AFCAC and AFRAA Joint Statement on the Ebola Outbreak and Air Travel

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(10 October 2014)

The African Civil Aviation Commission (AFCAC) and the African Airlines Association (AFRAA) would again like to draw attention to the unnecessary measures which some countries and airlines have continued to take to ban flights to and from the areas affected by Ebola Virus Disease (EVD).

AFCAC and AFRAA recall that the West African Ministers of Health arising from their meeting in Ghana on 29 August, 2014 agreed that travel restrictions imposed to combat Ebola should be lifted, following advice from the World Health Organisation (WHO) which stated that the restrictions create food and supply shortages and harm efforts to contain the deadly virus. The  World Health Organization (WHO) and the International Civil Aviation Organization (ICAO) have advised that the risk of transmission of Ebola virus disease during air travel is extremely low.

Unlike infections such as influenza or tuberculosis, Ebola is not spread by breathing in air (and the airborne particles it contains) from an infected person. Transmission requires direct contact with blood, secretions, organs or other body fluids of infected living or dead persons or animals, all unlikely exposures for the average traveller.

The risk of getting infected on an aircraft is also very small as infected persons are usually so sick that they cannot travel and infection requires direct contact with the body fluids of the infected and sick person.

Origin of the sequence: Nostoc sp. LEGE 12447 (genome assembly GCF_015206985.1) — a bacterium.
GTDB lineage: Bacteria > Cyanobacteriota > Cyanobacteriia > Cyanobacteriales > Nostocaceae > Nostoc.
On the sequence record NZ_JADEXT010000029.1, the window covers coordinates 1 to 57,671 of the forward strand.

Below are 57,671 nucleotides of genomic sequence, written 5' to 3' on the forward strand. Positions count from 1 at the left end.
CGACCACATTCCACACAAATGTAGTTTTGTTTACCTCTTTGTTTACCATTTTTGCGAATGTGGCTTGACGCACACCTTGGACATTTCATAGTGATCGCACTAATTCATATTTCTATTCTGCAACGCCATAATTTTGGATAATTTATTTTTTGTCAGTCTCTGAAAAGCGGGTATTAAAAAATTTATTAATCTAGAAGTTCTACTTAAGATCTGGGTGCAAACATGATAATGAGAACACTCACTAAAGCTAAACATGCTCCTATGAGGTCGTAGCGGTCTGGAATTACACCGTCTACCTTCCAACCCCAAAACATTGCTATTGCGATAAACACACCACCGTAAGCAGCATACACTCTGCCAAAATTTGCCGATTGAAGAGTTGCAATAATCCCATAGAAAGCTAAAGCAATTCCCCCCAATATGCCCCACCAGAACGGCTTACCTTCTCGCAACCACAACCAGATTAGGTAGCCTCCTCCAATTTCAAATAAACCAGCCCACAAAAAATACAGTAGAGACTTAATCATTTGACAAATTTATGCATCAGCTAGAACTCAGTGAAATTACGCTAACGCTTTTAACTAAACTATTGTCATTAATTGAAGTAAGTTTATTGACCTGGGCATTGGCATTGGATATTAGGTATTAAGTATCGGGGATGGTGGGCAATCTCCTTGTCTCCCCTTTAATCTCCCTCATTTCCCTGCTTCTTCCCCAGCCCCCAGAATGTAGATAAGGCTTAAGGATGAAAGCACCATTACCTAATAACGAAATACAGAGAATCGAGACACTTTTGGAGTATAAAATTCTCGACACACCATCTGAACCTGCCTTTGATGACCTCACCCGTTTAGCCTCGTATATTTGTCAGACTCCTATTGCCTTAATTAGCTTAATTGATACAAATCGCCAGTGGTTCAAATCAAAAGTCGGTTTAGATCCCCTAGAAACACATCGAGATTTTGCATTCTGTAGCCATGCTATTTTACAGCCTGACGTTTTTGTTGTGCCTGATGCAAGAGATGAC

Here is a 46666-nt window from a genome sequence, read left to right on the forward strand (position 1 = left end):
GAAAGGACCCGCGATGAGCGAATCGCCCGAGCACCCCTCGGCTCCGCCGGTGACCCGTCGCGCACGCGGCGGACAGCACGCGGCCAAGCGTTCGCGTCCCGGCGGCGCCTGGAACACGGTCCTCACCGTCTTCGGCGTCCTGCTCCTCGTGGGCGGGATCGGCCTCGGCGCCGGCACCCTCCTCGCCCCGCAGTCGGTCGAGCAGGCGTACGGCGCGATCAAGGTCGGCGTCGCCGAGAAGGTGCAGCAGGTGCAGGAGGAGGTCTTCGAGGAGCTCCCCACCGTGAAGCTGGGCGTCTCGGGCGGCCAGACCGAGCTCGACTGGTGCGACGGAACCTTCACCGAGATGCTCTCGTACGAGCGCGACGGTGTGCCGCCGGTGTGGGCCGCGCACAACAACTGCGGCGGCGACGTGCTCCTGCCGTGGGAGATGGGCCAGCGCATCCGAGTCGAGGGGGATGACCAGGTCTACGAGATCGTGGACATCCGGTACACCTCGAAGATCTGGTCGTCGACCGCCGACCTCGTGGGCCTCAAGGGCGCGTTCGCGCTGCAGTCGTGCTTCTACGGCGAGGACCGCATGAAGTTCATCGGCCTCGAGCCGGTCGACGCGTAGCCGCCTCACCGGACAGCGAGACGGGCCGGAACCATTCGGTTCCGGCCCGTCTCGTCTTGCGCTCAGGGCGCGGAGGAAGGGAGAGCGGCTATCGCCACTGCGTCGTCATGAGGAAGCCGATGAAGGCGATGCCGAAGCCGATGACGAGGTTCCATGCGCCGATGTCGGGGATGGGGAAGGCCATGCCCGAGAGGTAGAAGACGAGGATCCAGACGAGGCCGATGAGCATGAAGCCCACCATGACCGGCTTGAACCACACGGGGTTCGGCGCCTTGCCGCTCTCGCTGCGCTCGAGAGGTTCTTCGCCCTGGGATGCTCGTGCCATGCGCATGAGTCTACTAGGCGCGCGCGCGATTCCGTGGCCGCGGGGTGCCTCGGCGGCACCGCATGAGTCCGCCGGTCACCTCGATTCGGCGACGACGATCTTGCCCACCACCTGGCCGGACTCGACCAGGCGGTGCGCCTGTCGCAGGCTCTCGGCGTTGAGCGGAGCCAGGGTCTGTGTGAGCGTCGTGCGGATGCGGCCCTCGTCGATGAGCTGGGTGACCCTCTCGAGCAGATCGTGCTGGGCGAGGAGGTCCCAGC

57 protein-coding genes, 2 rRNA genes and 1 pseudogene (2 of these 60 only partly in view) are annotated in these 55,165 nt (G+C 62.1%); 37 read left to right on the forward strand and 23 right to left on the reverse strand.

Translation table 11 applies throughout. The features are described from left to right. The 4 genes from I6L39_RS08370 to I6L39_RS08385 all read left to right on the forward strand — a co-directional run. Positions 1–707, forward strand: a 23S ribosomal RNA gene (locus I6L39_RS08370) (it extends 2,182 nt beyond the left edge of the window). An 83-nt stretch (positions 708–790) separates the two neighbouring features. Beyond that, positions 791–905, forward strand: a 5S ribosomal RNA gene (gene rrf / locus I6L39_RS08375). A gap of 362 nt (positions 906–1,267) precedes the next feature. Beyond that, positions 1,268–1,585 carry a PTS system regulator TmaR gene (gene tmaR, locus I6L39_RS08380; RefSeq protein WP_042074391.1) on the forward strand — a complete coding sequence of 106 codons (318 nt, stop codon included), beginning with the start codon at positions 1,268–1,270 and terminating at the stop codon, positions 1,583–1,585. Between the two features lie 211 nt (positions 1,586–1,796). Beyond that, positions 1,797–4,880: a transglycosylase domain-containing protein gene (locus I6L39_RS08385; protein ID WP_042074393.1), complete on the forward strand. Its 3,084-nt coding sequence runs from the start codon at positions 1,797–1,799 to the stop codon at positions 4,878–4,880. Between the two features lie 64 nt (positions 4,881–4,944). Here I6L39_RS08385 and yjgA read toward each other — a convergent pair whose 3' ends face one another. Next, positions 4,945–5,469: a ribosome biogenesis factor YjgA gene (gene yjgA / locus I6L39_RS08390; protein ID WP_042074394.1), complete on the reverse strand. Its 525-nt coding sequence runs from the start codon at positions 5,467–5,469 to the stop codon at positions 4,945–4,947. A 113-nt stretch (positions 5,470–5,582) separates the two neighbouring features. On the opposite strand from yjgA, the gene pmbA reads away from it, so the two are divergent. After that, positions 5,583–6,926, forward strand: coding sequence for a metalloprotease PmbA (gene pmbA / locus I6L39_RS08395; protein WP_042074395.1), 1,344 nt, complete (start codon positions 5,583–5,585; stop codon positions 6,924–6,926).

WHO has urged governments not to impose blanket bans of trade and travel on countries affected by the EVD. In spite of this, it has been noted that there is a growing number of countries and airlines severing links to three West African states. Meanwhile, it should be mentioned that the few airlines which are still flying to the region are actually helping to contain the Ebola outbreak by transporting medical staff, supplies and equipment to the affected West African States.

The WHO and ICAO caution that States must take measures commensurate with the risk rather than take blanket measures to cut off travel and trade. According to the WHO, actions commensurate with the risk of Ebola spreading through air travel have already been taken in the three most-affected countries through the screening of passengers. ICAO has stated that affected countries are conducting exit screening of all persons at international airports, seaports and major land crossings. Airports in the affected countries are already screening travelers for any signs of fever or other symptoms.

WHO has set up a task  force with the global airline and tourism industry in an effort to contain the spread of Ebola. WHO has also stated that it is working hand in hand with ICAO, the World Tourism Organization (WTO), Airports Council International (ACI), International Air Transport Association (IATA) and the World Travel and Tourism Council (WTTC) to support the global efforts being made to contain the spread of the disease and provide a coordinated international response for the travel and tourism sector.

Information on Ebola outbreak in some Western African states can be found at the following

WHO and ICAO websites:


www.icao.int/Newsroom/Pages/joint-statement-on-Ebola-virus-disease- outbreak.aspx

Last Updated on Friday, 26 December 2014 08:40  

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